Dir. Michele Soavi, 1994, 105 min., 35mm

Underseen and fiercely loved, Cemetery Man is the definition of a cult classic. Directed by Argento protégé Michele Soavi (Stage Fright, The Church), Cemetery Man is a unique mix of styles, blending the go-for-broke surrealism of Italian horror with pitch-black comedy and a swooning (necro-)romantic streak. Star Rupert Everett bridges these disparate moods as Francisco Dellamorte, a cemetery attendant facing the ultimate Gen-X nightmare: A demanding, dead-end job. The corpses at Francisco’s work just won’t stay dead, you see, an annoyance that’s frankly beyond Francisco’s pay grade. An encounter with a beautiful widow briefly changes his attitude, until those darned zombies ruin that for him, too. Or have they?

35mm collection print courtesy of the UCLA Film & Television Archive.

THE CAR (Monday, October 17)

Dir. Elliott Silverstein, 1977, 98 min

The success of Jaws inspired countless ripoffs featuring wild animals, ranging from rattlesnakes to alligators to grizzly bears terrorizing hapless victims. However one of the more inspired Jaws-ploitation entries doesn’t feature an animal at all, but rather a souped up 1971 Lincoln Continental Mark II. 1977’s The Car is a two-for-one Spielberg riff, taking inspiration not only from the director’s 1975 blockbuster but also his 1971 made-for-TV favorite Duel. The titular menace was designed by Hollywood car customizer George Barris, who was also responsible for both the Munster Koach and DRAG-U-LA from The Munsters. And the film got the Satanic seal of approval from Church Of Satan leader Anton La Vey, who was given a “technical advisor credit” on the picture.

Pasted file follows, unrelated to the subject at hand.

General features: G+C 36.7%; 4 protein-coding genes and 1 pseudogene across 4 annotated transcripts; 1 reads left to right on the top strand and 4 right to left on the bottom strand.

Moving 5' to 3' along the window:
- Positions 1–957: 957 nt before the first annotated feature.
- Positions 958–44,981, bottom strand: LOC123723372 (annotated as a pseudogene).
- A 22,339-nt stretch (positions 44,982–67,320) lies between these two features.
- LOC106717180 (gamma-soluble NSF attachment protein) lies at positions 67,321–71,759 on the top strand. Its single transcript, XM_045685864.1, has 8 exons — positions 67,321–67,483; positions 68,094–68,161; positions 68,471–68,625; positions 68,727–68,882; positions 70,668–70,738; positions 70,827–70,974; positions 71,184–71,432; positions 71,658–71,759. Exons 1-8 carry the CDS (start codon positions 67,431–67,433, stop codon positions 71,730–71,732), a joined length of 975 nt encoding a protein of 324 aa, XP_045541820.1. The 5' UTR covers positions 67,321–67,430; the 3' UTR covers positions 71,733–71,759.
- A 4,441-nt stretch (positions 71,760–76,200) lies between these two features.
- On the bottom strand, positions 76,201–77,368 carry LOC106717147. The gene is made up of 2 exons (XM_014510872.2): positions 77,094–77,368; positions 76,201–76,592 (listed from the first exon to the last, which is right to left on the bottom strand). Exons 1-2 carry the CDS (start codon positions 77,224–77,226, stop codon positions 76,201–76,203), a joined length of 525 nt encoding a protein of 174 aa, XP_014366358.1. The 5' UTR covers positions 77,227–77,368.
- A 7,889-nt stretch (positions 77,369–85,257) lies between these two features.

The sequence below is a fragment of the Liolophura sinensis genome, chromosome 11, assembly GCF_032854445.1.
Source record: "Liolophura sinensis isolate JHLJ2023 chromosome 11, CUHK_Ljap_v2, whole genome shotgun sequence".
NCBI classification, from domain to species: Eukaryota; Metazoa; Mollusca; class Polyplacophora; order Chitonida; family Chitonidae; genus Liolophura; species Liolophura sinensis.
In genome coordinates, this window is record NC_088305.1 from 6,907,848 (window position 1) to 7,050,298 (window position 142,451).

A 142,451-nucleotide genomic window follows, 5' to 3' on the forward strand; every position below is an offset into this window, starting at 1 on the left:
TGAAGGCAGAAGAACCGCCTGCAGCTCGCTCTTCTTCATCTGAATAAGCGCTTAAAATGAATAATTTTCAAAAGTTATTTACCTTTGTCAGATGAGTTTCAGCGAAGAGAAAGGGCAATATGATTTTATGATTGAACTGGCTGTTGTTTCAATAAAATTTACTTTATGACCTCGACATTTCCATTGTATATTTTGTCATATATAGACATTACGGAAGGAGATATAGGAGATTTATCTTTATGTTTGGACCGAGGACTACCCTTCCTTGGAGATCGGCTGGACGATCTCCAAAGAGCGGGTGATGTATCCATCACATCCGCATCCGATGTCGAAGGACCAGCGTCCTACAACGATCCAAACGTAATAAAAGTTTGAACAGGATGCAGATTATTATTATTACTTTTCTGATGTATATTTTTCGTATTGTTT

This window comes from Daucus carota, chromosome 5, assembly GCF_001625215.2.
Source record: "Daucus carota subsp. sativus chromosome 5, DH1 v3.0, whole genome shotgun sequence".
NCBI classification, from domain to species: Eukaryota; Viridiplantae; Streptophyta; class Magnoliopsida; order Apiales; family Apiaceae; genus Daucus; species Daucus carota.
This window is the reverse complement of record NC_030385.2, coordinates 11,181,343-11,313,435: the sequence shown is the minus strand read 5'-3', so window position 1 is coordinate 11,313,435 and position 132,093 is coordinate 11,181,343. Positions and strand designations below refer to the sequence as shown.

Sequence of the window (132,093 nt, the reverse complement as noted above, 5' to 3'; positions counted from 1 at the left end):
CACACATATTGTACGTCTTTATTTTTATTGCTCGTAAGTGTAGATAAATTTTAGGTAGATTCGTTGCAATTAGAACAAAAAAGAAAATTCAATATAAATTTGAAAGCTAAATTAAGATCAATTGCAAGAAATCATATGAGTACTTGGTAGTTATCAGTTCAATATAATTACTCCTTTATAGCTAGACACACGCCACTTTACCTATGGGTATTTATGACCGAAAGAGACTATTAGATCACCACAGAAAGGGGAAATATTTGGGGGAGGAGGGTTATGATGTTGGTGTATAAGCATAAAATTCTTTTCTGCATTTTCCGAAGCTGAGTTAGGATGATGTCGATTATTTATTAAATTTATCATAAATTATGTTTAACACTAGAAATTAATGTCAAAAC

I KNOW WHO KILLED ME (Tuesday, October 18)

Dir. Chris Sivertson, 2007, 106 min